3215653831_9692f59644_o

Everything I Needed to Know About Entrepreneurship, I learned from Star Wars

Star Wars. The original Star Wars. Perhaps those movies were defining films of our time. Though the first title (aptly numbered Star Wars IV) was filmed in the late 1970s, it continues to define movie nerddom today. Of course, Star Wars has seen somewhat of a renaissance due to the licensing of the intellectual property for the creation of video games like LEGO™ Star Wars and the continual memeage (is that a word?) of Yoda and Darth Vader quotes.

Nonetheless, it, like any good story, is successful in no small part due to the parallels in life that can be drawn. Much like how Office Space taught me about Public Relations, Star Wars taught me about entrepreneurship.

Don’t doubt me. The nuggets of wisdom are strewn throughout. In fact, I’ve developed my entire professional life around Star Wars. 1 You don’t believe me? Check this out.

Always Two There Are, a Master and an Apprentice

No matter how good you are in your professional life, there is always someone better. Yoda reminds me that, there should always be someone I look up to for learning. Sometimes this person (or people) is better than you at what you do. Other times, this person (or people) is someone who excels in a complementary way.

One of the founders of WP Engine, Jason Cohen, is one of these guys. Jason is amazingly technically (if I can keep him away from Javaisms while writing PHP code) and is the brainchild behind our infrastructure. More importantly, the dude is one of the savviest businessmen around in a completely unassuming way. He is not the guy who is going to walk into a meeting a toot his own horn like some investors or entrepreneurs do. He simply is and carries chutzpah. I have not known Jason very long but in the time I have, I’ve developed a real appreciation for him.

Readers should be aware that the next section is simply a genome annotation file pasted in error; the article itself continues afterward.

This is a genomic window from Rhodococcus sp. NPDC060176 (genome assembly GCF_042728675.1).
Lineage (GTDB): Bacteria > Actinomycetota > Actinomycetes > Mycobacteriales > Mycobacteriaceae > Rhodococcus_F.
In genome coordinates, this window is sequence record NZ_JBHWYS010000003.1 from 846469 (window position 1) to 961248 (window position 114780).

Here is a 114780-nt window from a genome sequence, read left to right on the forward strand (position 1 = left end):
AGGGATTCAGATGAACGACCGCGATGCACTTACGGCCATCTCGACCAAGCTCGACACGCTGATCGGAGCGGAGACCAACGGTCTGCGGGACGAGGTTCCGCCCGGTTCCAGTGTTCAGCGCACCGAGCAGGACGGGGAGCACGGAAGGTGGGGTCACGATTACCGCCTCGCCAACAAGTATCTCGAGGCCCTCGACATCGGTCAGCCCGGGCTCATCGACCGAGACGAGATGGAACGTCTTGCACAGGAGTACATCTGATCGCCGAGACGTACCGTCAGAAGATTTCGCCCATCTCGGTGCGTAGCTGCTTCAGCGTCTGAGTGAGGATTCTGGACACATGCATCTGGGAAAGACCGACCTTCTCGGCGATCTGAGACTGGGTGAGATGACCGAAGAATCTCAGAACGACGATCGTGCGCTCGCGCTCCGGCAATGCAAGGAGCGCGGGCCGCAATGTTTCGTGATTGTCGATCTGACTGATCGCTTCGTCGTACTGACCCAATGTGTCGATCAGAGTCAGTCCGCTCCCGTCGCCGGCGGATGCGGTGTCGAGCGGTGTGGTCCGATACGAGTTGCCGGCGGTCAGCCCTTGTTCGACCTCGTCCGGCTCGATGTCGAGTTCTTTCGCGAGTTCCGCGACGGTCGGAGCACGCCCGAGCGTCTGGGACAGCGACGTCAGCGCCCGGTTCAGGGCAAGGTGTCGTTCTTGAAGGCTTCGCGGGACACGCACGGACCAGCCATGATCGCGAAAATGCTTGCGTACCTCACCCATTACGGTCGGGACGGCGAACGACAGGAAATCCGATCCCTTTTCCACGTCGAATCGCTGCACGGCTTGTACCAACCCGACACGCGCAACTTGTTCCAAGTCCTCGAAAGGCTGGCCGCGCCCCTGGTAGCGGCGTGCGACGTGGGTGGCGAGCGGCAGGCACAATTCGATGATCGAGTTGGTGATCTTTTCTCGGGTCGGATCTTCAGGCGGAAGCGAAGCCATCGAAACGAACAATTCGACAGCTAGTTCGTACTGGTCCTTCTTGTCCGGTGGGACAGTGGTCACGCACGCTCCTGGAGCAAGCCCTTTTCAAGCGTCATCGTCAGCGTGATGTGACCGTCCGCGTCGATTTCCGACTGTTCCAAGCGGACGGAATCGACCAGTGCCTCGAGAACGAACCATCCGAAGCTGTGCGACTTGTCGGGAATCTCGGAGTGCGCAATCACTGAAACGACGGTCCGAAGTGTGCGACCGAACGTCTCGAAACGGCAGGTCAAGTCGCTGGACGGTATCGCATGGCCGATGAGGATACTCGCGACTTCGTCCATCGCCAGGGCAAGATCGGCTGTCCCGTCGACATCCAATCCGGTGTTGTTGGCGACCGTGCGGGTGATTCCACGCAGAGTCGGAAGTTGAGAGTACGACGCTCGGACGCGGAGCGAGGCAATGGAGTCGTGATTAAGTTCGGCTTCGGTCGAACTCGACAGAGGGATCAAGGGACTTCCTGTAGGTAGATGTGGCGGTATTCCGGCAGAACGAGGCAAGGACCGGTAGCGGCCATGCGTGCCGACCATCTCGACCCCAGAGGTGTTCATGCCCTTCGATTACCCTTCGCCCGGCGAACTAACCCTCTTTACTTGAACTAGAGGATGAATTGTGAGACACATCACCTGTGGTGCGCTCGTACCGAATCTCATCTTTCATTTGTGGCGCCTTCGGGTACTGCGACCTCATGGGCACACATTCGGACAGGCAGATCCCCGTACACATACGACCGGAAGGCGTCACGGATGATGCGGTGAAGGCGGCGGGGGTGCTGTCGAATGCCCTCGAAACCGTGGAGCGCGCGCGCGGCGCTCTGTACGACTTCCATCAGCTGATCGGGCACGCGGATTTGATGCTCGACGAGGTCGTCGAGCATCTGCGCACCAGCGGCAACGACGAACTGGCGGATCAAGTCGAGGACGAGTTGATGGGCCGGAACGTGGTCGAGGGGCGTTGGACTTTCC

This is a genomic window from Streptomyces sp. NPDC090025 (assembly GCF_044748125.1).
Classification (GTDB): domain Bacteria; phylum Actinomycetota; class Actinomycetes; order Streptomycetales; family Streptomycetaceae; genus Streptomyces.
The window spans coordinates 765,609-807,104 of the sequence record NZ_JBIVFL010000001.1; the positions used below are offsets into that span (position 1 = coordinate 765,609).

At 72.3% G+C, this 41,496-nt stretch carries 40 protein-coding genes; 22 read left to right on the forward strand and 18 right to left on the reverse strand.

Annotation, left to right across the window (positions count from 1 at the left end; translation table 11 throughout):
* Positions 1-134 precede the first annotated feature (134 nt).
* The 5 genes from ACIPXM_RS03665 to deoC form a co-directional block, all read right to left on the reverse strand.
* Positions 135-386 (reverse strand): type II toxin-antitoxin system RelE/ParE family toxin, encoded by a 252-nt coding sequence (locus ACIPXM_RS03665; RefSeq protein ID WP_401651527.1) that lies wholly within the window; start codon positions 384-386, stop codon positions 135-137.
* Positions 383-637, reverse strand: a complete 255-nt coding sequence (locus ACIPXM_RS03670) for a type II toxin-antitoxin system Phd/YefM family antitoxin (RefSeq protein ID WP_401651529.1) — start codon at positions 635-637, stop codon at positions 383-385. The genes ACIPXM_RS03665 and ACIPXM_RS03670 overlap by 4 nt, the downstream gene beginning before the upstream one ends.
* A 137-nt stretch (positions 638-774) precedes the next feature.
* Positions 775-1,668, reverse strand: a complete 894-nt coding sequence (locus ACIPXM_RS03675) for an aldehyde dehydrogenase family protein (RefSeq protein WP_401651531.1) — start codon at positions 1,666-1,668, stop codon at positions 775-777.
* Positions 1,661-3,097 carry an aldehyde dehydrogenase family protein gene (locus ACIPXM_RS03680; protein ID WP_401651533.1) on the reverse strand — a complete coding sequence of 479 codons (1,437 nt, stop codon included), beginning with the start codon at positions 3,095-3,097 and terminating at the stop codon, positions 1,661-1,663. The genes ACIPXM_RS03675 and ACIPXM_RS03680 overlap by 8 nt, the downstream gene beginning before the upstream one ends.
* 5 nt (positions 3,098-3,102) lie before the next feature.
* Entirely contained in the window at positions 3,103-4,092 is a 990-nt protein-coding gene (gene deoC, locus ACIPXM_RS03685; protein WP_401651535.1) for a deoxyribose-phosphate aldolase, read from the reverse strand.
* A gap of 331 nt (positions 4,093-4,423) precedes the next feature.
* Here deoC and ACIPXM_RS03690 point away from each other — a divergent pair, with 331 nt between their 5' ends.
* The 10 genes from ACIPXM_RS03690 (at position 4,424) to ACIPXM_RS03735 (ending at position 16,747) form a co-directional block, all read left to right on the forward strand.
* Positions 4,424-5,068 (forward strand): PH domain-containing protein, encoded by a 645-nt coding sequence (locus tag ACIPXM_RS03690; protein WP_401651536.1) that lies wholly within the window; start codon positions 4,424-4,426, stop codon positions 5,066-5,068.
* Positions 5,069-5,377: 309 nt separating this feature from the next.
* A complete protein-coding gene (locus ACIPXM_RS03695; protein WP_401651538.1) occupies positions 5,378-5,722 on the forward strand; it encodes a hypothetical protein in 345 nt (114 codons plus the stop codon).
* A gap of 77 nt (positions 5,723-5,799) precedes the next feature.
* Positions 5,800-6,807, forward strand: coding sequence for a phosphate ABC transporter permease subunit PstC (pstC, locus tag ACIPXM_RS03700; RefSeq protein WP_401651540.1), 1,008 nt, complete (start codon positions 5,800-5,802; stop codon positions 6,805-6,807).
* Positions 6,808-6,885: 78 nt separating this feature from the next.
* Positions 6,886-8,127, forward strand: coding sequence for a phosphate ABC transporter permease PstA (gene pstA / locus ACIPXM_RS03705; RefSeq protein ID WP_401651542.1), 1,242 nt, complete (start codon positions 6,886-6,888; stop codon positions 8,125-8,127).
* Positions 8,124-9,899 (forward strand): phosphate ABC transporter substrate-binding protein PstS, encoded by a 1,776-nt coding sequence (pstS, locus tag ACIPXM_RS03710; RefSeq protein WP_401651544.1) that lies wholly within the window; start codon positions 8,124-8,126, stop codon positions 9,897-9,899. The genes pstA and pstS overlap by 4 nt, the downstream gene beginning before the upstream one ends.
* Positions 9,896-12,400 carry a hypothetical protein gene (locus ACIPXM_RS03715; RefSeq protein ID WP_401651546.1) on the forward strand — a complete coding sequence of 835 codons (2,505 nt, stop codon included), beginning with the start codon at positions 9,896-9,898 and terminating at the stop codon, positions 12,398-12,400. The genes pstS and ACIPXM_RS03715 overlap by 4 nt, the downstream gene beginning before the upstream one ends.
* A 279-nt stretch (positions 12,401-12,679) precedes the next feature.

Likewise, Geoff Livingston has become a close friend but he’s also an incredibly focused entrepreneur. I’ve known Geoff since his early days where he was running a social media PR firm out of Alexandria, VA. Geoff and I became close but it wasn’t until I lived with him for six months in 2008-09 that I realized the drive this kid had. He frequently asked for my advice on things that were happening professionally, all of which will remain off the record in the circle of trust.

However, he has demonstrated since that he knows how to make tough decisions and go after what he believes in. Earlier this year, Geoff co-founded Zoetica to assist non-profits and socially conscious companies in their communications efforts. His drive has led him to lead in the CitizenGulf effort to raise money for oil spill cleanup in the Gulf, and to raise awareness and change in the policy world.

His dedication to his cause is something I’m watching and learning from.

Yahoooooo! You’re all clear, kid. Now let’s blow this thing and go home

Remember when the Death Star invasion was happening in Star Wars IV? The X wings were being pursued down the trough by TIE fighters. Darth Vaders fighter was on the hunt to blow Luke away. Han Solo brings his Millenium Falcon into play at the last minute and with some perfectly timed shot, knocks Vaders fighter into oblivion allowing Luke to handle his business and blow the Death Star away.

In business, the ultimate goal is always to have an exit. If it’s not, you’re holding it wrong. You don’t want to stay in a job forever. You may want to delay because you have more you want to do with the startup before selling it, but at the end of the day, if you’re putting blood, sweat and tears into a startup… you want the big pay day at the end.

This is what drives many entrepreneurs to settle for less money in exchange for more equity in the startup. Get less cash now for way more cash down the road.

Like the Death Star invasion, startup mode will have you fighting a guerrilla war at times… fighting for your survival… skirmishing to get a leg up. Once you’re clear and have done everything you can to get the company to a specific place, cash in! Blow this thing and go home. Live to fight again another day.

Aren’t you a little short for a stormtrooper?

One of the more hilariously ridiculous quotes from Star Wars IV came from Leah when Luke rescued her from being executed by the Empire.